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||One of the many ghost towns both in and, in this case, around Death Valley. Rhyolite is just outside Beatty, (pronounced "bait-e" if you ever go there!) Nevada. Rhyolite was once called the Queen City of Death Valley and at its height had a population of 10,000.|
In 1904 Shorty Harris and E.L. Cross were prospecting in the area. They found quartz, full of gold, all over a hill. As Shorty described it, it was "...the original bullfrog rock..." and he predicted a large strike. Alone in the area, except for "Old Man" Beatty, a rancher who lived some five miles away, the registering of this claim started a big rush and several camps were set up in the area, including Bullfrog, the Amargosa, and a settlement between them (Jumpertown). Rhyolite was established at the claim site and was named from the silica-rich volcanic rock of the same name found in the area.
The town boomed. It had a stock exchange and Board of Trade. There were hotels, stores, a school capable of teaching 250 students, an ice plant, two electric plants, foundries, machine shops, and even a hospital. From as far away as San Francisco came women for the red light district.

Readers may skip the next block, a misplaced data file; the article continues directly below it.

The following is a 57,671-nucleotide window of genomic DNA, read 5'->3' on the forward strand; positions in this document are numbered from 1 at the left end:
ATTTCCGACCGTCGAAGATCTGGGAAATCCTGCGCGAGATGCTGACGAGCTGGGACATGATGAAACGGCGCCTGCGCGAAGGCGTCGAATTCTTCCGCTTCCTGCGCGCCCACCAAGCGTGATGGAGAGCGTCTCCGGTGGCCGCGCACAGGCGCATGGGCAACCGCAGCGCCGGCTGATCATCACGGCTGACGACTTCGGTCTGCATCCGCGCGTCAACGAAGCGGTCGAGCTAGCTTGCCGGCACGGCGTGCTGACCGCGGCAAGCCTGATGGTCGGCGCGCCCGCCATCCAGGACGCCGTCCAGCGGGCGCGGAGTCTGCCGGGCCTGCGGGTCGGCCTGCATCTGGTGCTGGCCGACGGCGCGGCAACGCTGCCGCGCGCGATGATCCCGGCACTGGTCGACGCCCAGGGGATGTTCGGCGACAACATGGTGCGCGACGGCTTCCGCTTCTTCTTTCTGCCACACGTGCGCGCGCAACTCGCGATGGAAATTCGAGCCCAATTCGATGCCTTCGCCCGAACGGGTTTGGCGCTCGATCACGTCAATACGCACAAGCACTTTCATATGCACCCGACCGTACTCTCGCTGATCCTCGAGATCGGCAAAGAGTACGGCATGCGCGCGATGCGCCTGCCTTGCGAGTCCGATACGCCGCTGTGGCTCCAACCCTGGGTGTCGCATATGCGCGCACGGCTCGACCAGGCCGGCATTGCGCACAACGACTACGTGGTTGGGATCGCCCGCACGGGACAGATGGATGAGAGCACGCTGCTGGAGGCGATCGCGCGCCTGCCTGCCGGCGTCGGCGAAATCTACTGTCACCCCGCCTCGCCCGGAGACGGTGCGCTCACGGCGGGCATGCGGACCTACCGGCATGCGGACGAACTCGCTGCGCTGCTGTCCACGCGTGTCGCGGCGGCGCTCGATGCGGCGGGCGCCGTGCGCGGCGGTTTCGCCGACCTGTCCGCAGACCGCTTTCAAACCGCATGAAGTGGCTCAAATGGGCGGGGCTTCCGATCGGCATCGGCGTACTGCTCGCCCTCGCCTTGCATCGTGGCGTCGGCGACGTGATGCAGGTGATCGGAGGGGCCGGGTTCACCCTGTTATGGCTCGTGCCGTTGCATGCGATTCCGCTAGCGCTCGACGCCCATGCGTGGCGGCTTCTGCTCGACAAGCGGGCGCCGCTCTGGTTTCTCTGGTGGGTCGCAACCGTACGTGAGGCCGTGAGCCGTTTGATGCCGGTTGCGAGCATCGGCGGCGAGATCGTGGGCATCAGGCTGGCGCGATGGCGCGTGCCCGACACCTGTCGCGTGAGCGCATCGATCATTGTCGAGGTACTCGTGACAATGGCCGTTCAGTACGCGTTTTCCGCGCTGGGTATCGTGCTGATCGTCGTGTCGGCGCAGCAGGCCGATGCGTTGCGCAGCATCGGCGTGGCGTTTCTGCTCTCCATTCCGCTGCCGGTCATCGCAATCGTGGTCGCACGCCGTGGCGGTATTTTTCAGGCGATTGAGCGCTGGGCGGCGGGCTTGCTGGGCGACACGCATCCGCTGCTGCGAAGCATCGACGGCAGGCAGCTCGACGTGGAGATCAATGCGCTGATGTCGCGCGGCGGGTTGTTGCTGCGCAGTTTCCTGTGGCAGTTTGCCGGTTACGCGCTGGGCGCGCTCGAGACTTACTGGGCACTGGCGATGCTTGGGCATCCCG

Probably the most famous, and enduring, landmarks of Rhyolite was a Bottle House, built in 1906 by Tom T. Kelly out of 50,000 beer and liquor bottles. The house was protected until recently when it fell prey to some vandalism. It is now again protected and slowly being restored.
The bottle house, in addition to being an interesting architectural study, is something of a living history. By studying the marks on the various bottles you can tell what types of liquor had made it to Rhyolite and even, in one case, what fauna was there (one of the bottles has a preserved cricket inside it).
As soon as it began, however, the town started its decline. The 1907 financial panic was the start of the end and, in the next few years, both mines and banks closed. By 1910 production at the mill had declined significantly and the town only had 611 residents. March 14, 1911 the directors voted to close down the Montgomery Shoshone mine and mill and in 1916 the power was finally turned off in the town.
Other features of the Valley are documented on the next page in no particular order...
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